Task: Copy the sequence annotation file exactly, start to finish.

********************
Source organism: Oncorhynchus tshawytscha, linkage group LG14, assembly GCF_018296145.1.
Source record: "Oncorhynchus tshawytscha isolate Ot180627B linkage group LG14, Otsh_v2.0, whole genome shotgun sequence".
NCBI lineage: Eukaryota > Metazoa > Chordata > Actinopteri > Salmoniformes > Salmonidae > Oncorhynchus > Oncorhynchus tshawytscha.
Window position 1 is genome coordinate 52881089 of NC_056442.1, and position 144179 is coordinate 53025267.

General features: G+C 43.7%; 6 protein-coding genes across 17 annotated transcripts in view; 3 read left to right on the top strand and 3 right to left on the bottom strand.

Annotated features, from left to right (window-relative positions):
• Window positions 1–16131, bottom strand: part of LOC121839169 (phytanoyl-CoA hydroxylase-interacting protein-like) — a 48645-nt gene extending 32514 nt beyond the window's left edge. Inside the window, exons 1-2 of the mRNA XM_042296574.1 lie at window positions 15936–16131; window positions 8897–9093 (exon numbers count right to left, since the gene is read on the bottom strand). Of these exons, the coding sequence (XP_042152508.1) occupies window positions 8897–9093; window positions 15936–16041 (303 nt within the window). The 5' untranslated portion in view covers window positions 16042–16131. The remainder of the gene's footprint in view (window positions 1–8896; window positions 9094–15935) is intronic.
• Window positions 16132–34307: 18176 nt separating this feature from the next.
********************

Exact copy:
Source organism: Oncorhynchus tshawytscha, linkage group LG14, assembly GCF_018296145.1.
Source record: "Oncorhynchus tshawytscha isolate Ot180627B linkage group LG14, Otsh_v2.0, whole genome shotgun sequence".
NCBI lineage: Eukaryota > Metazoa > Chordata > Actinopteri > Salmoniformes > Salmonidae > Oncorhynchus > Oncorhynchus tshawytscha.
Window position 1 is genome coordinate 52881089 of NC_056442.1, and position 144179 is coordinate 53025267.

General features: G+C 43.7%; 6 protein-coding genes across 17 annotated transcripts in view; 3 read left to right on the top strand and 3 right to left on the bottom strand.

Annotated features, from left to right (window-relative positions):
• Window positions 1–16131, bottom strand: part of LOC121839169 (phytanoyl-CoA hydroxylase-interacting protein-like) — a 48645-nt gene extending 32514 nt beyond the window's left edge. Inside the window, exons 1-2 of the mRNA XM_042296574.1 lie at window positions 15936–16131; window positions 8897–9093 (exon numbers count right to left, since the gene is read on the bottom strand). Of these exons, the coding sequence (XP_042152508.1) occupies window positions 8897–9093; window positions 15936–16041 (303 nt within the window). The 5' untranslated portion in view covers window positions 16042–16131. The remainder of the gene's footprint in view (window positions 1–8896; window positions 9094–15935) is intronic.
• Window positions 16132–34307: 18176 nt separating this feature from the next.